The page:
My mother was always worried about Jack. By the time he was fifteen, he was hanging around with what I called thugs (she had a word in Thai). Queens had plenty of Asian gangs, big on extortion and drugs and territorial brutality, and they had teenage gangs attached to them, like farm teams. Jack was hovering around a mixed cadre of Chinese and Vietnamese guys, not nice people. My mother was frantic to switch him into another school, get him away from those thugs, back to his better self. Mothers had their illusions. And how was she going to do this? Her American lover, our father who didn’t live with us, had plenty of money. There were schools that could take my brother in hand.
Our father refused flat out. His American kids, his regular family, had gone to public schools, and they were perfectly fine. He believed in public education. He wasn’t paying out an extra thirty thou a year in tuition for my crazy brother. There was no discussing it, as far as he was concerned. They did discuss it, in furious voices, and my mother was so outraged she filed papers against him in court. It cost her money too.
She hadn’t known, of course—what did she know?—how long the legal stuff would go on. And there was Jack, not improving, so she moved to plan B. She sent my brother back to Bangkok, to live with her sister. I think he went without protesting because he’d heard Bangkok was wilder than Queens, more full of interesting trouble, and maybe for him it was. He was smiling like a fox in his photos. And in Thailand he was never in any gangs, as far as anyone reported. Thanks to my mother.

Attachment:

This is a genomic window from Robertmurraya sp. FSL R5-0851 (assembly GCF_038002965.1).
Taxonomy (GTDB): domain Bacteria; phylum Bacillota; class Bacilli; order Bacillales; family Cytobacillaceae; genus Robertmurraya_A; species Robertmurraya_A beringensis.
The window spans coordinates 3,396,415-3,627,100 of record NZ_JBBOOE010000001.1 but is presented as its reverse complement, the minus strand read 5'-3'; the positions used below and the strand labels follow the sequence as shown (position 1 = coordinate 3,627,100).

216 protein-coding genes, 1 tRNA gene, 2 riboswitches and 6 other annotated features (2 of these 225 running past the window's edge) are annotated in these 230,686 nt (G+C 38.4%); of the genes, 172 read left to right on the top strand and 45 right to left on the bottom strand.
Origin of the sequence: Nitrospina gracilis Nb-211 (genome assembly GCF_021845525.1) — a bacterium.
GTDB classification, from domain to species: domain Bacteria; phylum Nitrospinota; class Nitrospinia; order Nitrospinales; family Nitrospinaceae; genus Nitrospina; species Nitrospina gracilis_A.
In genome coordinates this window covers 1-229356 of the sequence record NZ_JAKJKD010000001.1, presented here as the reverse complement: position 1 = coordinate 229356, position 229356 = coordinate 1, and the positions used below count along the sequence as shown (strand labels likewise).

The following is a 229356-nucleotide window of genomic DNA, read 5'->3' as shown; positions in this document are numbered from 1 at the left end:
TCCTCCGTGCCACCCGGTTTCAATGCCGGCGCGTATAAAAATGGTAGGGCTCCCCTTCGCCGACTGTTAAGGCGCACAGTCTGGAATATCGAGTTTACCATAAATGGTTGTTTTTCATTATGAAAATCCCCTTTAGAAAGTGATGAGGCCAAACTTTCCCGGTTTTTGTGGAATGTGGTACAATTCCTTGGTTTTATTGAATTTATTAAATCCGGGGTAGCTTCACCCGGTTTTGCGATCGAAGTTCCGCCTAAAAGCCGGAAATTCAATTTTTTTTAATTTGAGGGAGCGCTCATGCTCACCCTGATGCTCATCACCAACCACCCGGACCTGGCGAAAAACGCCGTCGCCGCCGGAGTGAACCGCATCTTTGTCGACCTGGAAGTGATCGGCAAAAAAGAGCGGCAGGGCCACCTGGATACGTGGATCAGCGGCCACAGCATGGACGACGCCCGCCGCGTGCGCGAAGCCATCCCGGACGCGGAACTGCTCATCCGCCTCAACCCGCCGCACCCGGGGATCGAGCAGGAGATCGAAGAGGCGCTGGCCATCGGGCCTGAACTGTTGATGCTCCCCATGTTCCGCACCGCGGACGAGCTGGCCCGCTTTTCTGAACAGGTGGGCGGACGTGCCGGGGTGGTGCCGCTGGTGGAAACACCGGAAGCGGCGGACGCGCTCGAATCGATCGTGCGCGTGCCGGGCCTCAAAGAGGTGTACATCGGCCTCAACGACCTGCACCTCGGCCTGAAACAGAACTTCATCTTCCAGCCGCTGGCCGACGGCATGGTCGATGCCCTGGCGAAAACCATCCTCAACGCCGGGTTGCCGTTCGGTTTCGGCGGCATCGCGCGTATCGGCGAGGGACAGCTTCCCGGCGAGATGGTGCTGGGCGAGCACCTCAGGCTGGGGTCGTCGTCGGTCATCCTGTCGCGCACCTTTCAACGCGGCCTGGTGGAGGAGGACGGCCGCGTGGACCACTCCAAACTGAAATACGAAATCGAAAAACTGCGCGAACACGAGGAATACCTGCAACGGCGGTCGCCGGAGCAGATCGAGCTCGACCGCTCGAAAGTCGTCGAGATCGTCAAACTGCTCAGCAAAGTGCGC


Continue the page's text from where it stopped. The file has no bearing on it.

My mother was thrilled when I got my certificate in website development, and I passed a bunch of the industry’s own exams, and I was hired for a job I wanted. At least one of her kids was making good. “I’m so so glad,” she kept saying. Her only disappointment was that I didn’t have to wear a jacket and tie to work—IT people were casual—but she was over the moon that I worked in a high-rise in Manhattan. Actually, I was too, in my jaded way. I liked that job, but I lost it in the Crash. I went through a bunch of jobs, those first years.
I moved out of my mother’s, but I never moved out of Queens, which was how I heard about Veronica’s husband. People told people. My friend, Binh, got the news from his sister, Veronica’s friend since kindergarten. The husband had been killed crossing a street at night in Leeds, England, hit by a speeding taxi when he came out of a pub and looked right instead of left.